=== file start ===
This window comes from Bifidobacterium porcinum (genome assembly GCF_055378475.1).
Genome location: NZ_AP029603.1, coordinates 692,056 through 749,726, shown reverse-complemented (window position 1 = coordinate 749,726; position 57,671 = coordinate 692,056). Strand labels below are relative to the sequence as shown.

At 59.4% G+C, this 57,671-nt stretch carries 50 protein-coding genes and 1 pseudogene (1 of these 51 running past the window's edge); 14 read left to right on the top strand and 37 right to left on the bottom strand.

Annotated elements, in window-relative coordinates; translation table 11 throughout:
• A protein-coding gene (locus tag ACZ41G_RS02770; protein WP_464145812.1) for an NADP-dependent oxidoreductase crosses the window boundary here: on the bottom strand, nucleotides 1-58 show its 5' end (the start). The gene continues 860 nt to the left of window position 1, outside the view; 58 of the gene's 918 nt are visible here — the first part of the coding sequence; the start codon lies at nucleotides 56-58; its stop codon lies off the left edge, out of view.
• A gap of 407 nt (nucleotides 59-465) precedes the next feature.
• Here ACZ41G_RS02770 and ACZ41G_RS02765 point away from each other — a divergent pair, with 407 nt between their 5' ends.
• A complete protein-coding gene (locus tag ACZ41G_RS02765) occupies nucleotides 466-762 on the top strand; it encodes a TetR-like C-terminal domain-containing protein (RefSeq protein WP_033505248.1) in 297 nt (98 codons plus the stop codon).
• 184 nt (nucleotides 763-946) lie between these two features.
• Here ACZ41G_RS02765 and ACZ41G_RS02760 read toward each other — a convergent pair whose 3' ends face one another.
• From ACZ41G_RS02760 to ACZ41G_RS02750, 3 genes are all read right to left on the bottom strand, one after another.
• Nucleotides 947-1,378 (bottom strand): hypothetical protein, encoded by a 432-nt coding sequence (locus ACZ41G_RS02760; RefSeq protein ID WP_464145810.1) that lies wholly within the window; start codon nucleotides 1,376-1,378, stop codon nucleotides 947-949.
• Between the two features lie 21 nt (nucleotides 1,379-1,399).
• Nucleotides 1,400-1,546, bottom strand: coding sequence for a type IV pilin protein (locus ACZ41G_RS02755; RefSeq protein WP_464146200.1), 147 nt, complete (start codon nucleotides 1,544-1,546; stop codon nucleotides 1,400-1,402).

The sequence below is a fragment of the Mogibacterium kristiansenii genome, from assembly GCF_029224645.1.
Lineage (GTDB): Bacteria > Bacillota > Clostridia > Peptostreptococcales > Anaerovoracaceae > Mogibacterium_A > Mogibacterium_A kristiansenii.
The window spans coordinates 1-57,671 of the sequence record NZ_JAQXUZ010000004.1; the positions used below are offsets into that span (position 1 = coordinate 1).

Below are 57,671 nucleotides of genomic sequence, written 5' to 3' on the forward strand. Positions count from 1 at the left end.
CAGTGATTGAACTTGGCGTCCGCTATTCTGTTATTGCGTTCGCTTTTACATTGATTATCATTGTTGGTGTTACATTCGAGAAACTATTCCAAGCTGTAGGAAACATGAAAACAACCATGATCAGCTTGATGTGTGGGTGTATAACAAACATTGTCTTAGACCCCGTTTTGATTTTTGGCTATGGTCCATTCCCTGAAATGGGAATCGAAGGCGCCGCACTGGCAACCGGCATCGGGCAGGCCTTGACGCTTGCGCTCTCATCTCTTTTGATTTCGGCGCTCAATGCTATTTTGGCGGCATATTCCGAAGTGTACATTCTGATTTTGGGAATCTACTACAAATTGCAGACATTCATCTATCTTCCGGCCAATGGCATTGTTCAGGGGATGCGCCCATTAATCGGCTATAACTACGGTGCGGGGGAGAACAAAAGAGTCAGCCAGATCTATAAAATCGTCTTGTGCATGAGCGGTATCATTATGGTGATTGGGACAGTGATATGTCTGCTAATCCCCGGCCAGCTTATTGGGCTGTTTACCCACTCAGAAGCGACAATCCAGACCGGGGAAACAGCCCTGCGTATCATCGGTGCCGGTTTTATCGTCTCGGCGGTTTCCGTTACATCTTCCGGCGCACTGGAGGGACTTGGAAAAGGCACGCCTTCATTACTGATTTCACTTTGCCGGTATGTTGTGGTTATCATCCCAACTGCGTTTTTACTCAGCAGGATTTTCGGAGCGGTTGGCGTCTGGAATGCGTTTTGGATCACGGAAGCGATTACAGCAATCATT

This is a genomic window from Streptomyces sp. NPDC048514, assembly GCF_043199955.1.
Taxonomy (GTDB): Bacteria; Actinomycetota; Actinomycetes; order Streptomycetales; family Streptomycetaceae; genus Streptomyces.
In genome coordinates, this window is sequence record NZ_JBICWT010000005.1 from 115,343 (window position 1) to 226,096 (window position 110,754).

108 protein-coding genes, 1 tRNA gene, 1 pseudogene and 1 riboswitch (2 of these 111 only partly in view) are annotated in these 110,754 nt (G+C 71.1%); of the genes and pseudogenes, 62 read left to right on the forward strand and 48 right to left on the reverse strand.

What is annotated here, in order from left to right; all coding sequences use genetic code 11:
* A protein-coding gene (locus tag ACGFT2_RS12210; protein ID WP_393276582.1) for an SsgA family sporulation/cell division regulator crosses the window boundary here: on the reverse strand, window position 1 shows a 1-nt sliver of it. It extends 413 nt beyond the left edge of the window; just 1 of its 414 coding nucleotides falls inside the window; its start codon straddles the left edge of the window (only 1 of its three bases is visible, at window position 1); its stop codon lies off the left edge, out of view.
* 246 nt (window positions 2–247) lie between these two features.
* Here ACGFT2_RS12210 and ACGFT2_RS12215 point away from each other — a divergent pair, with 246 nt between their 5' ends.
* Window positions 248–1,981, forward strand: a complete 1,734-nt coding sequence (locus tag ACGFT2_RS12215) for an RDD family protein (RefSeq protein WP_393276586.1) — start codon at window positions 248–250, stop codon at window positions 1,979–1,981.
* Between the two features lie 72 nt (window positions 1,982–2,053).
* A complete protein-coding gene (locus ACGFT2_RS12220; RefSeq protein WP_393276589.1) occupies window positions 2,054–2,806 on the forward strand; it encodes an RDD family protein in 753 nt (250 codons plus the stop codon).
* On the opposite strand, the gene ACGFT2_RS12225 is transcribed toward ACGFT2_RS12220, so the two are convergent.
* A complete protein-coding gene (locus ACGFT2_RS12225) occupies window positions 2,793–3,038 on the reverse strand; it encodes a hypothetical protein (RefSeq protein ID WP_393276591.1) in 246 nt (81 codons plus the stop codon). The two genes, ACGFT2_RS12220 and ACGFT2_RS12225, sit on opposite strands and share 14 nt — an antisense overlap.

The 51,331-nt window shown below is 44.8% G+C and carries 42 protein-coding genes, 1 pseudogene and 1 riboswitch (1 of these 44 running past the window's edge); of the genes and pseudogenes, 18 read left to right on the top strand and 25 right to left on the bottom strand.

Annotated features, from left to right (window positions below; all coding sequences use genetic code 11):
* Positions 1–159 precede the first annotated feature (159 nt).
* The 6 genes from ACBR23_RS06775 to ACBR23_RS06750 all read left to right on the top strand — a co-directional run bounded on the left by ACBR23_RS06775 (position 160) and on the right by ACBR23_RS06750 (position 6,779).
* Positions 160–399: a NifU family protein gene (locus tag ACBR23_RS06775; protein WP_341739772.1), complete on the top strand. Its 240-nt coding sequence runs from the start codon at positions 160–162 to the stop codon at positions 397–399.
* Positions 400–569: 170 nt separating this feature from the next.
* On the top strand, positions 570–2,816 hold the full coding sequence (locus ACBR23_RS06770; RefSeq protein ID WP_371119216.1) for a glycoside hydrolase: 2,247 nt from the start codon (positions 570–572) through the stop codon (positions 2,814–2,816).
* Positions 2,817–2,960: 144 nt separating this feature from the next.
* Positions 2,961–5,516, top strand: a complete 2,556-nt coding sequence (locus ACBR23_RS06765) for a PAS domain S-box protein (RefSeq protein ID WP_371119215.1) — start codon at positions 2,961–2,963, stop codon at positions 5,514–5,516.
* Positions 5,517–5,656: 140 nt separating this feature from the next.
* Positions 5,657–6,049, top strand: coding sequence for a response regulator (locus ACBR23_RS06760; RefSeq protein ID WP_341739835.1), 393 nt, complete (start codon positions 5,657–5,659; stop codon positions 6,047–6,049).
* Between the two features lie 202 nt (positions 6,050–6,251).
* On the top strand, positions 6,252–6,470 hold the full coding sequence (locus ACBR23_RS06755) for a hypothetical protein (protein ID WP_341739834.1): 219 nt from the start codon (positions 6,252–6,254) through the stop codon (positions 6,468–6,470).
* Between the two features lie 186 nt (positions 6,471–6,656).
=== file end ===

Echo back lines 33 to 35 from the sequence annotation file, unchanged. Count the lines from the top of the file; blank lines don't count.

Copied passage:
The 51,331-nt window shown below is 44.8% G+C and carries 42 protein-coding genes, 1 pseudogene and 1 riboswitch (1 of these 44 running past the window's edge); of the genes and pseudogenes, 18 read left to right on the top strand and 25 right to left on the bottom strand.

Annotated features, from left to right (window positions below; all coding sequences use genetic code 11):
* Positions 1–159 precede the first annotated feature (159 nt).